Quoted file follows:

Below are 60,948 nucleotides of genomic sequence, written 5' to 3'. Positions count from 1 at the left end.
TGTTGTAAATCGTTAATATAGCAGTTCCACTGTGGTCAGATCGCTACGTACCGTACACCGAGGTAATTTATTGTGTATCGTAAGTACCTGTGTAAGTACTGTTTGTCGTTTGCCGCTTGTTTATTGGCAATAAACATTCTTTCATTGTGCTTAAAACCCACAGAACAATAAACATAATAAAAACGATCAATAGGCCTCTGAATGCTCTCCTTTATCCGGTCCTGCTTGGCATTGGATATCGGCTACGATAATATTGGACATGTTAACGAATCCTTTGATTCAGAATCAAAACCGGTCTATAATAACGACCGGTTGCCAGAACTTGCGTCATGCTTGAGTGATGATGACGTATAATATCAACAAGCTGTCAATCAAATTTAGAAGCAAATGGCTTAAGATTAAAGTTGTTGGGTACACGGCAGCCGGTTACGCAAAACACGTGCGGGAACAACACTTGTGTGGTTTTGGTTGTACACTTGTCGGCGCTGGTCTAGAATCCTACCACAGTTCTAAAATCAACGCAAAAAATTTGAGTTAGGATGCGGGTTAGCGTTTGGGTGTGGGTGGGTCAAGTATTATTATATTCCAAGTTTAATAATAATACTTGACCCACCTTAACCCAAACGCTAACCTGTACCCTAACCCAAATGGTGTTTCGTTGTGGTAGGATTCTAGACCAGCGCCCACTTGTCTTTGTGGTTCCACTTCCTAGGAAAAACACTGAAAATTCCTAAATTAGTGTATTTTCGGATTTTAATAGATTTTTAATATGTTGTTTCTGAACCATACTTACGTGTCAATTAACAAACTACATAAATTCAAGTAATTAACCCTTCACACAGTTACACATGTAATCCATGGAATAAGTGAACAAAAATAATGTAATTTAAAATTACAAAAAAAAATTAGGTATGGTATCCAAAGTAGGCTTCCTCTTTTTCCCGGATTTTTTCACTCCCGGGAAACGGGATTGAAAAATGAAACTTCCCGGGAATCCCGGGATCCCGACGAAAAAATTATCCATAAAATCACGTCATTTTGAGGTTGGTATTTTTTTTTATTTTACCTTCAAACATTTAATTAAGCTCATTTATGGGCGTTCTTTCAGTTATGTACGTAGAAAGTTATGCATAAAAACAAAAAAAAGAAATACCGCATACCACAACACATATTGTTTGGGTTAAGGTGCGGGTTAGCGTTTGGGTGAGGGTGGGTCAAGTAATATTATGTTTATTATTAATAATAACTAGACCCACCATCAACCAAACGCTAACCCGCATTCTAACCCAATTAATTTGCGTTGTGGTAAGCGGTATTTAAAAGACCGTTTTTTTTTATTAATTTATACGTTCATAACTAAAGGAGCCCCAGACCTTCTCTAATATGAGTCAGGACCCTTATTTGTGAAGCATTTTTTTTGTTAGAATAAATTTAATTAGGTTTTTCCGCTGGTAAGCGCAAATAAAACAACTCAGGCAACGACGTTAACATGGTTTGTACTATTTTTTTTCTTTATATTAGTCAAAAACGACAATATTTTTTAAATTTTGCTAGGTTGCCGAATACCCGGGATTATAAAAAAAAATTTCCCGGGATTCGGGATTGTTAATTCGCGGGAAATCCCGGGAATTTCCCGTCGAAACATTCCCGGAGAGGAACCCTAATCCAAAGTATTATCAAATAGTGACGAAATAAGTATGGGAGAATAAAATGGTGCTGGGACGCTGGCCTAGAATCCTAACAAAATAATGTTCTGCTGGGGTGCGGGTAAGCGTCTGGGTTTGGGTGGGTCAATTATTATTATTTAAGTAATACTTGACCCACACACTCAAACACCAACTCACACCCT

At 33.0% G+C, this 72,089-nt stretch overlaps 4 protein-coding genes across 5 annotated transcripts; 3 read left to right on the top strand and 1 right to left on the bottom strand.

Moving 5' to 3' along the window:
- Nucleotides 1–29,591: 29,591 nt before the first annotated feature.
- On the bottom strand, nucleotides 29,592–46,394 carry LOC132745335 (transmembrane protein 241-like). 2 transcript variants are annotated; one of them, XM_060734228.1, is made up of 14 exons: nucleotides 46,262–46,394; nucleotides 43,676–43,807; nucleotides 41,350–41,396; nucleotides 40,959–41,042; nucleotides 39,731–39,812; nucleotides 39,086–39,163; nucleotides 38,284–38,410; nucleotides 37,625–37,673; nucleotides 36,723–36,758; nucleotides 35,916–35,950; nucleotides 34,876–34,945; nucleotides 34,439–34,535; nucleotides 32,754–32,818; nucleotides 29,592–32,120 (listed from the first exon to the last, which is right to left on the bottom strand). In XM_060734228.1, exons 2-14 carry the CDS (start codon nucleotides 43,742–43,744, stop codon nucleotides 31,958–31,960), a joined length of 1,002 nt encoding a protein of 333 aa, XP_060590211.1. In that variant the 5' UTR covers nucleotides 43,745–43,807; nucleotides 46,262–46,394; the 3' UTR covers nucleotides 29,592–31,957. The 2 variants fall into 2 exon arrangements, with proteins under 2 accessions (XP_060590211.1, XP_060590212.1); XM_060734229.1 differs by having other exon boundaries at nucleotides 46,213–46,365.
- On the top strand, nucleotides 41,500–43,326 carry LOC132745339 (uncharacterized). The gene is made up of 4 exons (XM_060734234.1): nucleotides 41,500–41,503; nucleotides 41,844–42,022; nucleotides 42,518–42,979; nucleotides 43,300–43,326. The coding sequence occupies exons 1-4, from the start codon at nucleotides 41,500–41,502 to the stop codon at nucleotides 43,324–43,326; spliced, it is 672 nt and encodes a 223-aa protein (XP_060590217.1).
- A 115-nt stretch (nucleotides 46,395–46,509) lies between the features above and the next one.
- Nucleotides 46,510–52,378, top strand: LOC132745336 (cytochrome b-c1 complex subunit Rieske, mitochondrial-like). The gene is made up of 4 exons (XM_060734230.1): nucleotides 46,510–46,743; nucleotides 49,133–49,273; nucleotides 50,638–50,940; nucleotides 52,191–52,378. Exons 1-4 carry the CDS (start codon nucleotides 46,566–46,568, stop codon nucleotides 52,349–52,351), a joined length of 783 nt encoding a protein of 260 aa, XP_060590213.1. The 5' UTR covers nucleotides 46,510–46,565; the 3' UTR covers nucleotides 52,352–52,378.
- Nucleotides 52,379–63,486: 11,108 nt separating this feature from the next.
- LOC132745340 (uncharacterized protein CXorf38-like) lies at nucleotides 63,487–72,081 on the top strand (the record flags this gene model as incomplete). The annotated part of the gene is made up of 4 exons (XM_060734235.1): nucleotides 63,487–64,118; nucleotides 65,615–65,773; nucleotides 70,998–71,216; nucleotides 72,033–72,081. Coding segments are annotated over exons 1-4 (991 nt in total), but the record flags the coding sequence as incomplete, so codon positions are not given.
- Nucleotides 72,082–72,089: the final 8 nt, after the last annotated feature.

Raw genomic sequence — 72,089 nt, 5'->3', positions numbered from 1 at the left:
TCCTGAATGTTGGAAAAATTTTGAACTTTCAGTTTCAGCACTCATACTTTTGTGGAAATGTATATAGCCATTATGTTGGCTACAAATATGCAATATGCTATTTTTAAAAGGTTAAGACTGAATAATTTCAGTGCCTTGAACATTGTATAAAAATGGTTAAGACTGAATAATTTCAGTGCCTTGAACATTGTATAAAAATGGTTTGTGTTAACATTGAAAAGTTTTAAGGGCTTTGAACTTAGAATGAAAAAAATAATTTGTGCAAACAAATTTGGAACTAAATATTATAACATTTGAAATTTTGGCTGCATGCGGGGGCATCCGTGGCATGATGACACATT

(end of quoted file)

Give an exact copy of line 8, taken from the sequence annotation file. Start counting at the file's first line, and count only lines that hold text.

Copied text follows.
- A 115-nt stretch (nucleotides 46,395–46,509) lies between the features above and the next one.